In 1993 the World Wide Web was launched, giving people all across the world access to the internet. The process of globalisation, which was already well underway at the time, was further accelerated by the new opportunities for sharing knowledge and information and for entering into social exchanges with the entire world.
The dissemination of knowledge and access to enormous quantities of visual information also influenced art: artists sample, download, and combine media and materials. More traditional practices such as painting and sculpture become supplemented by photography, video, installation art, and performance, and the areas where art and film, design, and architecture overlap are explored.
In terms of world politics the period is characterised by terror and conflicts between the Arab and Western worlds. Art relates to the political situation and is generally characterised by a renewed faith in art as a political space where sociological issues such as e.g. discrimination against homosexuals and the conditions of women can also be addressed.
However, the global outlook is offset by a renewed focus on the subject, one’s intimate surroundings, on individual stories and the private sphere. Many artists take their point of departure in themselves and in explorations of identity where the boundaries between reality and fiction blur and become ambiguous.
Artists form groups around alternative exhibition venues, working collectives, or via selforganised projects outside of the established institutions. Examples include John Kørner, Tal R, Kaspar Bonnén, and Kirstine Roepstorff in Kørners Kontor; Roepstorff is also among the initiators behind the feminist artists’ group Kvinder på Værtshus, while Marianne T. Grønnow is among the founders of the exhibition venue Max Mundus.
Danish artists position themselves on the international art scene to a greater extent than before. Many graduate from international art schools, settle abroad, and collaborate with artists from across the world on works and exhibitions.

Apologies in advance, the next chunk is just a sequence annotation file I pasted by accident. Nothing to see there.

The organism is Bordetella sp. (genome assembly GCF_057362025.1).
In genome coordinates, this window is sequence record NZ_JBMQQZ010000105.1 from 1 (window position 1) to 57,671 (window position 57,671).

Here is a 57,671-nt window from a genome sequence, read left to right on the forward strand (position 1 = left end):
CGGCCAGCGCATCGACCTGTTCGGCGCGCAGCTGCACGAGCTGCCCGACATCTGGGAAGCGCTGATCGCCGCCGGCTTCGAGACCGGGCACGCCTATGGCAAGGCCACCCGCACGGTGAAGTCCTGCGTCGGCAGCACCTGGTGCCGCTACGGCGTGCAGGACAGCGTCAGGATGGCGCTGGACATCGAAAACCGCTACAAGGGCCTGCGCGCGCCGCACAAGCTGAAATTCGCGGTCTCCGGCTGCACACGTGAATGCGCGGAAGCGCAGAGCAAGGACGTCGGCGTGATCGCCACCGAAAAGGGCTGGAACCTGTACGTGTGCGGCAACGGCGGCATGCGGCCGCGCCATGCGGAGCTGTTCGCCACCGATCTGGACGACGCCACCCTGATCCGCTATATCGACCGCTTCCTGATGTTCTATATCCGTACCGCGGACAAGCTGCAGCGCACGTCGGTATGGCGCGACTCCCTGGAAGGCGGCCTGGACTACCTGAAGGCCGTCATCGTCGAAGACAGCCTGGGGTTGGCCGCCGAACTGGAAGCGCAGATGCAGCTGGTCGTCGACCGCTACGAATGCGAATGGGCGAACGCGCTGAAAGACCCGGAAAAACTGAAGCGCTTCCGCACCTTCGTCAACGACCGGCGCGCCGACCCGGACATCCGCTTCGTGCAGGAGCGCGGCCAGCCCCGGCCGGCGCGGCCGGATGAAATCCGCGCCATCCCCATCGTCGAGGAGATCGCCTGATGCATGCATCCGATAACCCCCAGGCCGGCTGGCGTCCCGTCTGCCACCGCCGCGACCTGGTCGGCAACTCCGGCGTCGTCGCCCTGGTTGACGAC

Focus on the installation art
From 1990 onwards installation art becomes an important category within contemporary art. An installation is a spatial work that the spectator can enter. And that is one of the fundamental premises of installation art: you physically become part of the work, and your experience of the work is more closely linked to a bodily, multi-sensory response than the act of e.g. looking at a painting from a distance.
Artists had worked with spatially organised works before, but from the 1990s onwards interest in this form of art grows in intensity. In many ways this type of work accentuates the focus on the spectator’s role that many artists share today.
Numerous works from the period are characterised by a “reflection loop” in which the artist is ceaselessly reflecting upon their own work and practise. But the artist also has a renewed focus on how the work is received, seen, and experienced. The installation creates a situation that involves the spectator directly; our presence and responses influence this situation and, hence, the work itself. An installation can comprise many different parts, but those elements form a whole, creating a specific spatial situation.
Installations can take many forms. Some installations create architectural spaces that evoke a particular spatial quality or perhaps mime “real” spaces. Video installations are a special category; here, one or more video projections are screened on the walls of the room, perhaps supplemented by sculptural elements or props. installations can also consist of a staging of several autonomous works arranged by the artist to form a single whole in terms of both spatial layout and conceptual content.
The rooms show installations by the following artists:
- Elmgreen & Dragset
- David Shrigley
- Ann Lislegaard
- Danh Vo
- Martin Erik Andersen
The video room presents a succession of video works by various artists interchanging every month:
- Sofie Thorsen
- Jesper Just
- Eva Koch
- Søren Martinsen